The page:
ARMs use either JTAG or SWD, and most common microcontroller ARM cores are the Cortex series, which are almost exclusively programmed and debugged over SWD.
Both JTAG and SWD are well defined, and most vendors describe how to enter and manipulate the Debug Access Port (DAP) which is how you usually access the internal buses, CPU, memories and peripherals. The physical interface between the PC you're using to develop/debug and the JTAG/SWD port of the micro is the adapter.
While it's true that you can use practically anything to connect to the port and manipulate the SWD interface, most vendors will have their own "flavour" of adapter. Using the vendor's recommended tool is usually the path of least resistance, as the vendor will support their adapter, their recommended software will work with their adapter and things should be documented reasonably well, making things as smooth as possible.
That being said, my experience with vendor tools is that they are substandard, quick and dirty tools. I often have trouble with OpenOCD and vendor tools (mostly ST-Link, Olimex, OpenSDA, etc.), particularly with debugging. Let me tell you: nothing is more frustrating than finally getting an embedded system to exhibit a bug under a debug environment and something between the debugger software/ide (gdb, eclipse, etc.), OpenOCD, the vendor driver and the vendor adapter getting out of sync, dropping the debug connection and requiring a hardware restart to try again. This frustrating environment instability opens the door to vendors such as Segger, who make their own JTAG/SWD adapters, provide excellent support and whose tools work with many different vendors. There is something to be said for a single unified interface to use with practically all the devices you work with.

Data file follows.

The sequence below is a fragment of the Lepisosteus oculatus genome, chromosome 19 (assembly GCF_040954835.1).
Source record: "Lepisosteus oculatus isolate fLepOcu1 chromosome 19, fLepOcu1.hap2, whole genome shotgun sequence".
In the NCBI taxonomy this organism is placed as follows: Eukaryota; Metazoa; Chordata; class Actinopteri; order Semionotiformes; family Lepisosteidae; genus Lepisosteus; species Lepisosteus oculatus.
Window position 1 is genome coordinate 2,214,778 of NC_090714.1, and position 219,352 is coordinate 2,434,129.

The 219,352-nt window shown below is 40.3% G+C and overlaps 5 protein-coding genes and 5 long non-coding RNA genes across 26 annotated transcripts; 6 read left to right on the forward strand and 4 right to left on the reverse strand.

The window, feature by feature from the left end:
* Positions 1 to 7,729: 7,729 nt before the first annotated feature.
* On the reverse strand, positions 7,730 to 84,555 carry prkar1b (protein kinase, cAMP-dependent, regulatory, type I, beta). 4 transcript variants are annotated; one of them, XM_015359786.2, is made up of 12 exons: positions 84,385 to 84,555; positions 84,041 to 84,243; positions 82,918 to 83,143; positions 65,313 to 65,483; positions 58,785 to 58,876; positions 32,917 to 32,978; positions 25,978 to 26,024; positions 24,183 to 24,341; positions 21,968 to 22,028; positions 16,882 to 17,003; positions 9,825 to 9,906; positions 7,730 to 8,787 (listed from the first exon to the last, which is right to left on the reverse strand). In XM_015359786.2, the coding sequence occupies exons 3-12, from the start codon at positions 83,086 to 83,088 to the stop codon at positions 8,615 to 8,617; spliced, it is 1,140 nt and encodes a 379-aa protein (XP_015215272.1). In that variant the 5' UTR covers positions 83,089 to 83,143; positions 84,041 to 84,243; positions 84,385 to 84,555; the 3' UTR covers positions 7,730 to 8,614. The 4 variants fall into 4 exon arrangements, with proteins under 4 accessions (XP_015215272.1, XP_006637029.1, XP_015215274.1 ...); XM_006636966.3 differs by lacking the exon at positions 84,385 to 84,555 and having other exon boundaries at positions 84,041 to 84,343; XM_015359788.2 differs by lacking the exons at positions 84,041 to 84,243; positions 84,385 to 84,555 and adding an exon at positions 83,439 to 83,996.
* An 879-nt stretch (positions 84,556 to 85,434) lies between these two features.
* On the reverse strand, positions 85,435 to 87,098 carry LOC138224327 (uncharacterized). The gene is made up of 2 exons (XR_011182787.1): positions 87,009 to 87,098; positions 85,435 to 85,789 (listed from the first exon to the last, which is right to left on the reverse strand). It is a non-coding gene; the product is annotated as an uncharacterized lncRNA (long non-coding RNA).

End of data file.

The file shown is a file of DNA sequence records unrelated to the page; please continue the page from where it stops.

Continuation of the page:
I spent a lot of time avoiding J-Link because of the price and because I preferred to use open software and vendor tools. I started using the J-Link adapters a few years ago on one project which already had them and have not looked back. Their tools are all multi-platform and their standalone debugger, Ozone, is amazing. I've rarely had that "middle of debugging instability" issue with OpenOCD and J-Link, and have never had it with Ozone.
Segger has also taken the rather nice step of offering a free "upgrade" to any on-board debugger on a dev kit which turns the vendor-specific debugger into a licensed J-Link. This is of course to get you trying and using their tools so you will buy them for use on your own boards, but it's a brilliant tactic. More info here for ST-Link, follow their "Models -> Other J-Links" links for other vendors. They also have educational discounts and J-Link "lite" hardware which is very reasonably priced (USD$50 I think?) and is restricted to Cortex processor cores.
Now Segger isn't the only third-party adapter out there: an open-source debugger specifically targeting gdb is available. It's the Black Magic Probe. They sell hardware but also have full schematics, layouts and software released under GPL. I haven't had an opportunity to use these yet but I'm very excited to try this debugger out. Implementing the GDB protocol on the debugger should improve stability considerably. There are of course other higher end systems too such as Lauterbach and the (now defunct) Abatron BDI2000 and BDI3000 adapters. The fancier/more expensive tools are usually networked instead of direct-connected to the debugging PC, offer (much) faster JTAG interfaces and oftentimes also have separate trace ports available which, with compatible MCUs, give you a detailed log of every instruction executed, the time it was executed and the internal processor states after every instruction.
You could always implement your own as well. I've embedded my own SWD interfaces in Cypress' PSoC5LP to solve a particular problem which allowed me to program an entire chain of devices through one USB connection for manufacture. You could use a parallel port or pair of GPIO lines to wiggle the signals out as well. It all depends on what you're after.